“I immediately felt it did not make sense that Rodriguez would end up in this position if he was the driver,” Maloney reported at the time, adding later, “In addition, it did not make sense that the passenger in a vehicle with major right-side damage had no serious injuries while the driver was killed.”

Gorsuch and his lawyers charge that Maloney and other police accident reconstruction investigators ignored other evidence that pointed to his innocence, such as Rodriguez’ shoe found near the gas and brake pedals, and Gorsuch’s Red Sox cap, found pinned within the front passenger side airbag.

Gorsuch charges that police conducted a crash reconstruction analysis “that disregarded science in favor of advancing the theory that Gorsuch was the driver.”

“The report was short on science, long on opinion, and intended to convey the sense that it contained conclusions arrived at by dispassionate scientific analysis. The collision reconstruction team... thus dutifully created a report asserting that Gorsuch was the driver of the car at the time of the accident, and dressed it up in the language of science,” his suit states.

Gorsuch repeatedly denied having been the driver, both at the scene and during lengthy questioning at the station. His suit charges that MacLeod illegally continued to question him after Gorsuch asserted his right to consult a lawyer, and misrepresented a statement Gorsuch made, turning the word “didn’t” into the word “did.”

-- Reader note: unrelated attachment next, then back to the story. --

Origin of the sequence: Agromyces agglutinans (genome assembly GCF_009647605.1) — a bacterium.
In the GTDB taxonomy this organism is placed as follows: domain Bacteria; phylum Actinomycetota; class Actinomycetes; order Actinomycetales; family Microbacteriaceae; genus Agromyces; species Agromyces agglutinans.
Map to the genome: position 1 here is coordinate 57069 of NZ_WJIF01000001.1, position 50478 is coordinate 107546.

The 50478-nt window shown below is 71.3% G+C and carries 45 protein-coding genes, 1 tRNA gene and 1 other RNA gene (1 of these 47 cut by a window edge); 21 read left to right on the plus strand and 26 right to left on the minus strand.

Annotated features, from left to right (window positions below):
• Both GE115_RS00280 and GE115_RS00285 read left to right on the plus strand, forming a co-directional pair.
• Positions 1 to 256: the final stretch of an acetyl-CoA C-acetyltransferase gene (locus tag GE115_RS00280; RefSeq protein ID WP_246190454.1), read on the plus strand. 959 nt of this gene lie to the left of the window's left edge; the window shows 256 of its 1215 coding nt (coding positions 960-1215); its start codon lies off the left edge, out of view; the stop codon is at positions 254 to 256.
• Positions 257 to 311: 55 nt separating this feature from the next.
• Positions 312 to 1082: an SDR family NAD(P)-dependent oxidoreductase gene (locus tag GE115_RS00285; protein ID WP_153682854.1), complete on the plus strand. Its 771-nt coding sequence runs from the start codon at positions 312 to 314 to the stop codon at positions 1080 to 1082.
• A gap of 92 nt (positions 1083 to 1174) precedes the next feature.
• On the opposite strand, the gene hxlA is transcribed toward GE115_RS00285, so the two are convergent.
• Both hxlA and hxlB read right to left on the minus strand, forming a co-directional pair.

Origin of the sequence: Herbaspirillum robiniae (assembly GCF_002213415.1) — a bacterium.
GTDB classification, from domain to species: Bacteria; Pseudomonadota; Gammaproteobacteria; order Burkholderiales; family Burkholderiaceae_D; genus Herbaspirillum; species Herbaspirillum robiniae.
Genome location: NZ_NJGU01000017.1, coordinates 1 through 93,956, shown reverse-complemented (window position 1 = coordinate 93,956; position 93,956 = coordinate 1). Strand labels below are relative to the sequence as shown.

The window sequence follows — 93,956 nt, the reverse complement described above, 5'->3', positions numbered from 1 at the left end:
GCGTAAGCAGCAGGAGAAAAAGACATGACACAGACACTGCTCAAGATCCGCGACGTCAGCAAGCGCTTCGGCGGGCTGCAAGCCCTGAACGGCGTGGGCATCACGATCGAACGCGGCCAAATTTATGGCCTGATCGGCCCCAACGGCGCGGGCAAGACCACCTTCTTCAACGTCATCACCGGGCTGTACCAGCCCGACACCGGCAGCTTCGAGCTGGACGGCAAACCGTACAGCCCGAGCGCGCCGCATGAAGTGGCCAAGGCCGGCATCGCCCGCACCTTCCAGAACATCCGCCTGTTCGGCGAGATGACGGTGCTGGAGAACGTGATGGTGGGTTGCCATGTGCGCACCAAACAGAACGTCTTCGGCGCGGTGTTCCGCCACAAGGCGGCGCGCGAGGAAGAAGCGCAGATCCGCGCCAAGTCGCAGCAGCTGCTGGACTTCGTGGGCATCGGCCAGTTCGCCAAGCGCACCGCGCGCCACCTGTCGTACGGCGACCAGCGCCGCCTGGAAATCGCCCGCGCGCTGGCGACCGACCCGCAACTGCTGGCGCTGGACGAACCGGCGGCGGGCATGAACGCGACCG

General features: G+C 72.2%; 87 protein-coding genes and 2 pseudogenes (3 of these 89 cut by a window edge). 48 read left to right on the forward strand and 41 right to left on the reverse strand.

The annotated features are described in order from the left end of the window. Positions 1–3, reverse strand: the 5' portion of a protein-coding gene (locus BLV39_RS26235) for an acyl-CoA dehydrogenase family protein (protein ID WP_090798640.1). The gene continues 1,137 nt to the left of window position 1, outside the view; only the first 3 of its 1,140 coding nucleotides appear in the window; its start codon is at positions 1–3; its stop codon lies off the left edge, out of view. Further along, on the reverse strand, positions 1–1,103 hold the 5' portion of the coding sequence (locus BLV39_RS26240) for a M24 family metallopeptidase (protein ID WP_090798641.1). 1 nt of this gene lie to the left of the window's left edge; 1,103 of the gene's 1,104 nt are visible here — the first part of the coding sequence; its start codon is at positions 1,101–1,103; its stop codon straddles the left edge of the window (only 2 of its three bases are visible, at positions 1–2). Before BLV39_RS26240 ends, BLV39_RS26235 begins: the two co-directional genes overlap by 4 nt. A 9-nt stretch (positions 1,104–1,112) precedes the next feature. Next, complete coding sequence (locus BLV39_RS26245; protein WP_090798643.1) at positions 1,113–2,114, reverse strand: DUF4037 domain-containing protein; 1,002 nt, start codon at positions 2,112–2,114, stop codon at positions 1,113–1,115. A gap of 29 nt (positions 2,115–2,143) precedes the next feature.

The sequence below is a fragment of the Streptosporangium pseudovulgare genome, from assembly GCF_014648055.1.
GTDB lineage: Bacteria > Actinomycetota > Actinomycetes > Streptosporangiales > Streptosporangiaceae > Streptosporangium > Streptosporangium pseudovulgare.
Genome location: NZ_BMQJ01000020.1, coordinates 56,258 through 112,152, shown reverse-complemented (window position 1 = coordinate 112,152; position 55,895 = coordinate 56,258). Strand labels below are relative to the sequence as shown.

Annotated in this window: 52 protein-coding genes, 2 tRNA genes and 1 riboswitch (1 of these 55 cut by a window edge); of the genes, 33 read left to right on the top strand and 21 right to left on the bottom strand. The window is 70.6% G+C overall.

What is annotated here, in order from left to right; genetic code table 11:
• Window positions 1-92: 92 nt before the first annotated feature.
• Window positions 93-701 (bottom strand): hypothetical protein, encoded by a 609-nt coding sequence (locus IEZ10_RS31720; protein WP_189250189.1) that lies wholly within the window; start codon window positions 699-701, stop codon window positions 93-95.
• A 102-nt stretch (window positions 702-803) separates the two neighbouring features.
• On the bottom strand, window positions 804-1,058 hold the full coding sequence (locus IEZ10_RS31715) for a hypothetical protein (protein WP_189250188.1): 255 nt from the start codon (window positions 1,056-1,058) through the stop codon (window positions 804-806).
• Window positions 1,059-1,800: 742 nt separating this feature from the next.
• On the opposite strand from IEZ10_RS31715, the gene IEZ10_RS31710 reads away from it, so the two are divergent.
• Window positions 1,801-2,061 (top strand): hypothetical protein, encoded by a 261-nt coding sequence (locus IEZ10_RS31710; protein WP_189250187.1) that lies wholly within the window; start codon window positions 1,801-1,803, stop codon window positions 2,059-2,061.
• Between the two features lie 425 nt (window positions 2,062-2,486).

Hillsborough County prosecutors disclosed Maloney and Fisher’s accident reconstruction report only after Gorsuch and his lawyer produced one of their own, conducted by Charles Schack, of Crash Experts in Manchester. Schack concluded that Gorsuch had been a passenger, and that Rodriguez had been driving. Prosecutors dropped the charge after consulting another independent expert, who agreed with Schack.

Yet another accident reconstruction expert, Bruce McNally of Rochester, also weighed in on the case in Gorsuch’s favor. Nonetheless, state police then prosecuted Gorsuch before the Bureau of Hearings, resulting in the temporary loss of his driver’s license. Gorsuch’s suit argues that Nashua Police pressed for the administrative prosecution - a claim Department of Safety officials have denied.

“Despite the fact that three technical accident reconstruction experts, each

of whom was properly trained to conduct passenger kinematics analysis, all had

concluded that Rodriguez was the driver and Gorsuch was the passenger, Fisher,

Maloney and the Nashua Police Department procured the institution of further legal

process in an attempt to ‘get’ Mr. Gorsuch,” his lawsuit states. “Specifically, they prevailed upon New Hampshire State Trooper Carleen Bowman and Trooper Mark Nash to prosecute Gorsuch in an administrative hearing designed to take away Gorsuch’s right to drive in New Hampshire. Like the criminal prosecution that preceded it, this bad faith attempt to ‘get’ Mr. Gorsuch failed.”

Andrew Wolfe can be reached at 594-6410 or awolfe@nashuatelegraph.com.

Some of the Telegraph’s previous stories on Michael Gorsuch can be found in the Special Reports section of this Web site. Many of the articles were lost in the switch to a new publication system, however, and are available only through the news archive.